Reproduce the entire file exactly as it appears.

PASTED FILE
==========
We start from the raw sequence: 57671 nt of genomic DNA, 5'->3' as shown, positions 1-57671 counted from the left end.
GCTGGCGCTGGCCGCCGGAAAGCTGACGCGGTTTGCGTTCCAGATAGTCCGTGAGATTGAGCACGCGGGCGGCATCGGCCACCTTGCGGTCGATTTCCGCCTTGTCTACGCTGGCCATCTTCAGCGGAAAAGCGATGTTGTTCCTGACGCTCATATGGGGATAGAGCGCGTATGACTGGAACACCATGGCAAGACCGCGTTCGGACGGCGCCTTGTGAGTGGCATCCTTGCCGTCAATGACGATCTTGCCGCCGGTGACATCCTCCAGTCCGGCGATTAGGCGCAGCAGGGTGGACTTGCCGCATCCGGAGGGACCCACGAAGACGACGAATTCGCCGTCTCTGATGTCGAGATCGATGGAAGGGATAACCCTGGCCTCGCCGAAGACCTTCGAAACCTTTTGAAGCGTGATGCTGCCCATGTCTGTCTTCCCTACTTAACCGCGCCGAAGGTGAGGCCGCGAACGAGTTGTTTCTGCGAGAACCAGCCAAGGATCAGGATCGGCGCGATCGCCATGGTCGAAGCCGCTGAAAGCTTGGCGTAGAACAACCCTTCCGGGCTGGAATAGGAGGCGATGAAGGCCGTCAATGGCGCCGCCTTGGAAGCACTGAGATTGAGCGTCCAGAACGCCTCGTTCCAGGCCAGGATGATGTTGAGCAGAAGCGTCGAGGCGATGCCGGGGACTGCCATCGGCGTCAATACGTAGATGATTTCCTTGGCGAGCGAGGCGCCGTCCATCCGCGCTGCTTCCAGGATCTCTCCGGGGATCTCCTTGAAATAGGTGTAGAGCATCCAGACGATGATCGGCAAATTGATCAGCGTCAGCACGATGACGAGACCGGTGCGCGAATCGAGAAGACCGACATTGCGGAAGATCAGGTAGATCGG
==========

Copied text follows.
We start from the raw sequence: 57671 nt of genomic DNA, 5'->3' as shown, positions 1-57671 counted from the left end.
GCTGGCGCTGGCCGCCGGAAAGCTGACGCGGTTTGCGTTCCAGATAGTCCGTGAGATTGAGCACGCGGGCGGCATCGGCCACCTTGCGGTCGATTTCCGCCTTGTCTACGCTGGCCATCTTCAGCGGAAAAGCGATGTTGTTCCTGACGCTCATATGGGGATAGAGCGCGTATGACTGGAACACCATGGCAAGACCGCGTTCGGACGGCGCCTTGTGAGTGGCATCCTTGCCGTCAATGACGATCTTGCCGCCGGTGACATCCTCCAGTCCGGCGATTAGGCGCAGCAGGGTGGACTTGCCGCATCCGGAGGGACCCACGAAGACGACGAATTCGCCGTCTCTGATGTCGAGATCGATGGAAGGGATAACCCTGGCCTCGCCGAAGACCTTCGAAACCTTTTGAAGCGTGATGCTGCCCATGTCTGTCTTCCCTACTTAACCGCGCCGAAGGTGAGGCCGCGAACGAGTTGTTTCTGCGAGAACCAGCCAAGGATCAGGATCGGCGCGATCGCCATGGTCGAAGCCGCTGAAAGCTTGGCGTAGAACAACCCTTCCGGGCTGGAATAGGAGGCGATGAAGGCCGTCAATGGCGCCGCCTTGGAAGCACTGAGATTGAGCGTCCAGAACGCCTCGTTCCAGGCCAGGATGATGTTGAGCAGAAGCGTCGAGGCGATGCCGGGGACTGCCATCGGCGTCAATACGTAGATGATTTCCTTGGCGAGCGAGGCGCCGTCCATCCGCGCTGCTTCCAGGATCTCTCCGGGGATCTCCTTGAAATAGGTGTAGAGCATCCAGACGATGATCGGCAAATTGATCAGCGTCAGCACGATGACGAGACCGGTGCGCGAATCGAGAAGACCGACATTGCGGAAGATCAGGTAGATCGG